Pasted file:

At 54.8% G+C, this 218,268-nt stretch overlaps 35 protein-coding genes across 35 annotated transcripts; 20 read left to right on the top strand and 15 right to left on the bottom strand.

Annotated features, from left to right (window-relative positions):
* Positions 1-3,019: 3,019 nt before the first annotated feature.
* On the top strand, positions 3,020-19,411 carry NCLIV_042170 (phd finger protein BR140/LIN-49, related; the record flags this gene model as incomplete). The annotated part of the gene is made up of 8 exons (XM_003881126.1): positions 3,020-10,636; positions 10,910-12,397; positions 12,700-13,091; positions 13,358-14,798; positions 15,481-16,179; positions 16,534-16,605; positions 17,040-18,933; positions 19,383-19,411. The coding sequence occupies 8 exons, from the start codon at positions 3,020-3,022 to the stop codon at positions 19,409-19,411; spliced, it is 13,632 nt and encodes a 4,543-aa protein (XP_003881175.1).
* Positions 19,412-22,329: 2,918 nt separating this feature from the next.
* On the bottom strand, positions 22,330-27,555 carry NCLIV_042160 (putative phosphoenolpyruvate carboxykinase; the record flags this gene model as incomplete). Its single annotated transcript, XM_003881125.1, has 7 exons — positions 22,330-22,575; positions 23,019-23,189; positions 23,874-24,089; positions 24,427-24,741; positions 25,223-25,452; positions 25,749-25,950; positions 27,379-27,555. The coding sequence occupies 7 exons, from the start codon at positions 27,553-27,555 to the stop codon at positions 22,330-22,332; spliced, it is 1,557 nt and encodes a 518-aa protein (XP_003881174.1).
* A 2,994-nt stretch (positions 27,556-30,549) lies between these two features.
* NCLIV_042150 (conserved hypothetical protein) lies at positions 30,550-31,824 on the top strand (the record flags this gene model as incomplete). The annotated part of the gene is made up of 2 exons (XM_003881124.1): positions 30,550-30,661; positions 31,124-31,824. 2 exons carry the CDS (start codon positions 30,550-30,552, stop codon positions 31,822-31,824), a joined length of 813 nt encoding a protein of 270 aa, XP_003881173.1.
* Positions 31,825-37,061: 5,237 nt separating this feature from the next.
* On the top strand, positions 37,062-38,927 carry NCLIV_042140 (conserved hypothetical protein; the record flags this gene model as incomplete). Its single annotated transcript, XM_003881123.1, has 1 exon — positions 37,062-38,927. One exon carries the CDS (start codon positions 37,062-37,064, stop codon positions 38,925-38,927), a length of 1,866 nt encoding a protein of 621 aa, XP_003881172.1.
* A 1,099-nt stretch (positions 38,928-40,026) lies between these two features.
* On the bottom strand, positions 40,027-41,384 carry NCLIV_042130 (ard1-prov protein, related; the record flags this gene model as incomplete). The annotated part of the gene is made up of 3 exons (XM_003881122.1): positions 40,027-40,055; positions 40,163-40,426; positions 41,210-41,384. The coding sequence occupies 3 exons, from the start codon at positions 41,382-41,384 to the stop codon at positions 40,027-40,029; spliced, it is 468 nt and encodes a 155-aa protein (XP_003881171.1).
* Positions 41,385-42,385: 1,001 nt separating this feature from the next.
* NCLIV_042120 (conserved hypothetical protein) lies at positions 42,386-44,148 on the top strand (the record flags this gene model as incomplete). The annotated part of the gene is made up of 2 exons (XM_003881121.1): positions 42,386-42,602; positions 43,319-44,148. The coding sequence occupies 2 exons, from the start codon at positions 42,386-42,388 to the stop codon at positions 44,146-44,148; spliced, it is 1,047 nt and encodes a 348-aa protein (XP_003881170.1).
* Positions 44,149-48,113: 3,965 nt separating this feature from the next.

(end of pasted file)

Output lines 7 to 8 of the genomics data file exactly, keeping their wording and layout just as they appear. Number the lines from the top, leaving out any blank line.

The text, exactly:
* A 2,994-nt stretch (positions 27,556-30,549) lies between these two features.
* NCLIV_042150 (conserved hypothetical protein) lies at positions 30,550-31,824 on the top strand (the record flags this gene model as incomplete). The annotated part of the gene is made up of 2 exons (XM_003881124.1): positions 30,550-30,661; positions 31,124-31,824. 2 exons carry the CDS (start codon positions 30,550-30,552, stop codon positions 31,822-31,824), a joined length of 813 nt encoding a protein of 270 aa, XP_003881173.1.